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Mexican Leader Vows To Continue Drug War

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Mexican President Felipe Calderon warned Saturday that there would be "no truce and no quarter" in his war on drug gangs following the brazen killing of seven law enforcement officials in Acapulco in what appeared to be an attempt to intimidate the federal government.

Flanked by the commanders of the army, navy and air force, Calderon told troops at a military base that the government would not be strong-armed by organized crime.

"We are not going to surrender, neither from provocation nor attacks on the safety of Mexicans," Calderon said. "We will give no truce or quarter to the enemies of Mexico."

On Tuesday morning, about 16 armed assailants staged and videotaped simultaneous attacks against two offices of the state attorney general in Acapulco, slaying five agents and two secretaries.

The gunmen were dressed in military uniforms and pretended to be conducting a weapons check, asking the agents to hand over all their rifles before opening fire.

Police later found a note in a Suburban believed to be used in the attack with the defiant message: "We could give a damn about the federal government, and this is proof" -- an apparent reference to the shootings. The van was parked outside a house packed with automatic rifles and military uniforms.

Calderon, a career politician in the conservative National Action Party, narrowly won last year's election with promises to smash the drug gangs that killed more than 2,000 people in 2006, many in execution-style killings and gruesome beheadings.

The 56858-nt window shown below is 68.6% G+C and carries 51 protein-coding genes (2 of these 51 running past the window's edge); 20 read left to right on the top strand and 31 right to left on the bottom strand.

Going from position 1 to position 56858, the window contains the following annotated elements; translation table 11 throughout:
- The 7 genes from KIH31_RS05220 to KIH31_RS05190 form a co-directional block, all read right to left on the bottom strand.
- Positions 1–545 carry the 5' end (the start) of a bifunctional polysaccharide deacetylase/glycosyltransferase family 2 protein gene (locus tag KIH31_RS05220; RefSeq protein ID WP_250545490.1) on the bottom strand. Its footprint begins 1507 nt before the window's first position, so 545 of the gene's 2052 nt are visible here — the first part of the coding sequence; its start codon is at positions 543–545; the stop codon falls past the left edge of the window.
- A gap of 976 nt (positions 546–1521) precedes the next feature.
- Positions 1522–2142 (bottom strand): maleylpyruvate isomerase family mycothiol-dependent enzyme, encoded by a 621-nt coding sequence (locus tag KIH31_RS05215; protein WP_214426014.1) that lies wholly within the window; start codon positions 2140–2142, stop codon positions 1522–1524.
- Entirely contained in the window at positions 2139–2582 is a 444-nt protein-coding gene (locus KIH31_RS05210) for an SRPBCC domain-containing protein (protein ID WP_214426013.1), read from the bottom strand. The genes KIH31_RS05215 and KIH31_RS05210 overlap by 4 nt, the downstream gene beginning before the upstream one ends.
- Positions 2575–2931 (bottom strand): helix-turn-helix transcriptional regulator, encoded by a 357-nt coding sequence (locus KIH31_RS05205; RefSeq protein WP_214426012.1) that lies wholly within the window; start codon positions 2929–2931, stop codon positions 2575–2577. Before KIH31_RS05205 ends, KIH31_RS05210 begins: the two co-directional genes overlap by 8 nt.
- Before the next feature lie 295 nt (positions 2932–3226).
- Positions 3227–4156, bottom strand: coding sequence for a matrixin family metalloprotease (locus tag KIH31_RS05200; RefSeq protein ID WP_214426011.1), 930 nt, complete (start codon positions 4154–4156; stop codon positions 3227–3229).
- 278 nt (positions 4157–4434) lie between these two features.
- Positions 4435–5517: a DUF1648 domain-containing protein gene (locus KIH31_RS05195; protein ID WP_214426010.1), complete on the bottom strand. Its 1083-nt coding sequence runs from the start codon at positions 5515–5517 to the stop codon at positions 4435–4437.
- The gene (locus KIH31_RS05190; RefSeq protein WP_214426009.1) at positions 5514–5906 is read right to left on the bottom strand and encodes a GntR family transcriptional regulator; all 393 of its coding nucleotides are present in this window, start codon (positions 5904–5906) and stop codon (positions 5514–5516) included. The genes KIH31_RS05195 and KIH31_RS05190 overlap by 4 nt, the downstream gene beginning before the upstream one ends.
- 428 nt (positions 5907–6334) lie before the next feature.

Since taking power in December, the president has sent more than 24,000 soldiers and federal police officers to areas ravaged by drug violence, including 7,000 to Acapulco's Pacific state of Guerrero.

He has extradited four drug kingpin suspects to the United States, where they could be given life sentences in high security prisons.

"I instruct you to persevere until victory is achieved," he told the troops Saturday. "New pages of glory will be written."

Calderon's position has won him praise from the United States, with U.S. Drug Enforcement Agency chief Karen Tandy describing his battle as "an enormous leap forward."

Lawmakers from the leftist Democratic Revolution Party have criticized Calderon's approach, saying the military solution will not stop the traffickers when their business is so lucrative.

Mexican drug gangs are believed to make more than $10 billion annually smuggling Mexican-made heroin, marijuana and amphetamines and Colombian ******* into the United States.

Democratic Revolution lawmakers helped draft a bill to legalize possession of small amounts of *******, heroin and marijuana, which Mexico's Congress approved last year. However, former President Vicente Fox refused to sign the bill after an outcry from U.S. officials.

Source: Contra Costa Times (CA)
Copyright: 2007 Knight Ridder
Contact: letters@cctimes.com
Website: East Bay Times - Contra Costa and Alameda county news, sports, entertainment, lifestyle and commentary
 
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